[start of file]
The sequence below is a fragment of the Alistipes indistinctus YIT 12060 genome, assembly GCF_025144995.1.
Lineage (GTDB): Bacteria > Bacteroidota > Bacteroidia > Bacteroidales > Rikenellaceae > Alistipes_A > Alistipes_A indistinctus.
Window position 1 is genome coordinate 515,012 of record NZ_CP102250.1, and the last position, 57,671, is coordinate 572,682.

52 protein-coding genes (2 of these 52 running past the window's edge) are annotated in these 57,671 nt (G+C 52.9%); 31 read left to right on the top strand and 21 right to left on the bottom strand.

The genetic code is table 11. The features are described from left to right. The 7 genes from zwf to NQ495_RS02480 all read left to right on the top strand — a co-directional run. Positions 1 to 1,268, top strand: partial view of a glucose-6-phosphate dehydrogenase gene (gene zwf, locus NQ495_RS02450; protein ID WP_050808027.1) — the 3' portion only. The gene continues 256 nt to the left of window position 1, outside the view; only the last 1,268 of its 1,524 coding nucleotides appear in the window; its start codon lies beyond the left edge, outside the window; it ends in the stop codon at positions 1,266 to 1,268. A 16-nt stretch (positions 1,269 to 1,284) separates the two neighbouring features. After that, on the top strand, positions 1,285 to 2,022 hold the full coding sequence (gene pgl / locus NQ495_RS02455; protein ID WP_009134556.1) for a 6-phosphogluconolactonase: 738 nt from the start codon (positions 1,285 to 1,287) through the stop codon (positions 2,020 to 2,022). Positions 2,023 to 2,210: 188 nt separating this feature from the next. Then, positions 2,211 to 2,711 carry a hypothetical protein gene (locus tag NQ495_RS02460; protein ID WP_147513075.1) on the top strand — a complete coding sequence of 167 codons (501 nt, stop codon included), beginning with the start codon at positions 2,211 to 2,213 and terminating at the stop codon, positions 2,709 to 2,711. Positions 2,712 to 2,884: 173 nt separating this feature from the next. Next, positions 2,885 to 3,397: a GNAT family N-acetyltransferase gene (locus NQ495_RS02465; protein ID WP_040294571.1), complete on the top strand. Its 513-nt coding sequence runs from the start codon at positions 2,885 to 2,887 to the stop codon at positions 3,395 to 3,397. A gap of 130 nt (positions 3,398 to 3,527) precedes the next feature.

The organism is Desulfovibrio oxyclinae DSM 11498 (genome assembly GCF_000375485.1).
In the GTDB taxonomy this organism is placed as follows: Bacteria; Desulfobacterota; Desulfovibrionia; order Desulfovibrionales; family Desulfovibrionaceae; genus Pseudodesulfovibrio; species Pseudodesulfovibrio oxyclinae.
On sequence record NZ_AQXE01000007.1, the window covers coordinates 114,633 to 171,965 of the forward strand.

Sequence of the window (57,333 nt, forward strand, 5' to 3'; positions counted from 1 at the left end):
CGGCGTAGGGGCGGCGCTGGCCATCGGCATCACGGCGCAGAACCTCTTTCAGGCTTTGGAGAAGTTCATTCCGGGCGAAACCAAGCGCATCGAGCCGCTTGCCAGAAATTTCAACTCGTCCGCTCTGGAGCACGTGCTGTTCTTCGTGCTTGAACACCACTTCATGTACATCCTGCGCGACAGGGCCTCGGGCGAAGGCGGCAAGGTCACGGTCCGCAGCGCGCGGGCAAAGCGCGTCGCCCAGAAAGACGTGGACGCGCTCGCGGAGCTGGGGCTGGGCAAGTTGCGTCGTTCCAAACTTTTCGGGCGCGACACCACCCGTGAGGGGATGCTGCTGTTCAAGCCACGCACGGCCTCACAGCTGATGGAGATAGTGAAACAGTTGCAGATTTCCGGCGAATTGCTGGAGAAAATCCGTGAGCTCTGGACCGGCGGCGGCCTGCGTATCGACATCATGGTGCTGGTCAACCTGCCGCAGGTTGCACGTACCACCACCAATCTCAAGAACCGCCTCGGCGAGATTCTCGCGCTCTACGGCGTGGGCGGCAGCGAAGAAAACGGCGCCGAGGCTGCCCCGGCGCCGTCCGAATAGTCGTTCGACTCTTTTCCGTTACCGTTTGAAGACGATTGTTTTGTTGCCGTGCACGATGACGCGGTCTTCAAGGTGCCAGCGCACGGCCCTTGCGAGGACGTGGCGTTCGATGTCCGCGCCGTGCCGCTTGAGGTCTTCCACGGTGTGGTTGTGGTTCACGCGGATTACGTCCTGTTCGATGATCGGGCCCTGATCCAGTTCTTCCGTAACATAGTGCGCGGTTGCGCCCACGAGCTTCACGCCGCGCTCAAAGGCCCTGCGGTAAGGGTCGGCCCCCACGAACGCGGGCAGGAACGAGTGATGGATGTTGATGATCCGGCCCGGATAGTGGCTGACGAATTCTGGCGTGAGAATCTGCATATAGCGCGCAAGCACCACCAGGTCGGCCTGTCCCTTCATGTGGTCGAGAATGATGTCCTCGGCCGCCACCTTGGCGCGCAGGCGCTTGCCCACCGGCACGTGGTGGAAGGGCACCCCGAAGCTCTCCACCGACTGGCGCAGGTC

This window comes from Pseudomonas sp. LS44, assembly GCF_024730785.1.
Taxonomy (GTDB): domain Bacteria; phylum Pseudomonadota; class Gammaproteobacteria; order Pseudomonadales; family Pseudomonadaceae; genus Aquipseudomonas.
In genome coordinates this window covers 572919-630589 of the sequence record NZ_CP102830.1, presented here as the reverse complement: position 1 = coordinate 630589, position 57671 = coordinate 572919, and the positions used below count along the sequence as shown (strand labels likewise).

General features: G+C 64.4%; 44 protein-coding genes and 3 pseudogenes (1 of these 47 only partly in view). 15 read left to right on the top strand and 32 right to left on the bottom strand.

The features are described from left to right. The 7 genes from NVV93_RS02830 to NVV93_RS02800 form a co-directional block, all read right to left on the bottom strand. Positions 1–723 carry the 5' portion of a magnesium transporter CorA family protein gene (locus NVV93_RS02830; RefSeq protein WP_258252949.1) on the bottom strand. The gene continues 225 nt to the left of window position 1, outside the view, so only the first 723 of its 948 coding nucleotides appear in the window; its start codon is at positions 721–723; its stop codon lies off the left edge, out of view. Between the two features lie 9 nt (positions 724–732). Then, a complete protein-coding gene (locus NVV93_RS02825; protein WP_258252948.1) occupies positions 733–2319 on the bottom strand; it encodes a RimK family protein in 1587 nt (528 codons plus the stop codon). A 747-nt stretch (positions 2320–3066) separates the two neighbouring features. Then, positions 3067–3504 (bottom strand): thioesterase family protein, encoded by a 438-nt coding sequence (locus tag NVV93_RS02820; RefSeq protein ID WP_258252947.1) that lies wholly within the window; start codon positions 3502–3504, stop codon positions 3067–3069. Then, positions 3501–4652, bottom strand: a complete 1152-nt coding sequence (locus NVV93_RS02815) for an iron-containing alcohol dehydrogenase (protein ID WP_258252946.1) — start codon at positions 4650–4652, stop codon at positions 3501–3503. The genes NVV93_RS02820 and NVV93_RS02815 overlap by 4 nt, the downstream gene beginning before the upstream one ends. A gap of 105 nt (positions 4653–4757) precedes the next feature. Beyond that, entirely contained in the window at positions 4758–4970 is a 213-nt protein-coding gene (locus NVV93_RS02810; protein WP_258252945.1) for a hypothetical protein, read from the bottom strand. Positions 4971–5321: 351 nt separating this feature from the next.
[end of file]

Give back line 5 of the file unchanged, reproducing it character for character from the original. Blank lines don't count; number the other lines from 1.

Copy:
The genetic code is table 11. The features are described from left to right. The 7 genes from zwf to NQ495_RS02480 all read left to right on the top strand — a co-directional run. Positions 1 to 1,268, top strand: partial view of a glucose-6-phosphate dehydrogenase gene (gene zwf, locus NQ495_RS02450; protein ID WP_050808027.1) — the 3' portion only. The gene continues 256 nt to the left of window position 1, outside the view; only the last 1,268 of its 1,524 coding nucleotides appear in the window; its start codon lies beyond the left edge, outside the window; it ends in the stop codon at positions 1,266 to 1,268. A 16-nt stretch (positions 1,269 to 1,284) separates the two neighbouring features. After that, on the top strand, positions 1,285 to 2,022 hold the full coding sequence (gene pgl / locus NQ495_RS02455; protein ID WP_009134556.1) for a 6-phosphogluconolactonase: 738 nt from the start codon (positions 1,285 to 1,287) through the stop codon (positions 2,020 to 2,022). Positions 2,023 to 2,210: 188 nt separating this feature from the next. Then, positions 2,211 to 2,711 carry a hypothetical protein gene (locus tag NQ495_RS02460; protein ID WP_147513075.1) on the top strand — a complete coding sequence of 167 codons (501 nt, stop codon included), beginning with the start codon at positions 2,211 to 2,213 and terminating at the stop codon, positions 2,709 to 2,711. Positions 2,712 to 2,884: 173 nt separating this feature from the next. Next, positions 2,885 to 3,397: a GNAT family N-acetyltransferase gene (locus NQ495_RS02465; protein ID WP_040294571.1), complete on the top strand. Its 513-nt coding sequence runs from the start codon at positions 2,885 to 2,887 to the stop codon at positions 3,395 to 3,397. A gap of 130 nt (positions 3,398 to 3,527) precedes the next feature.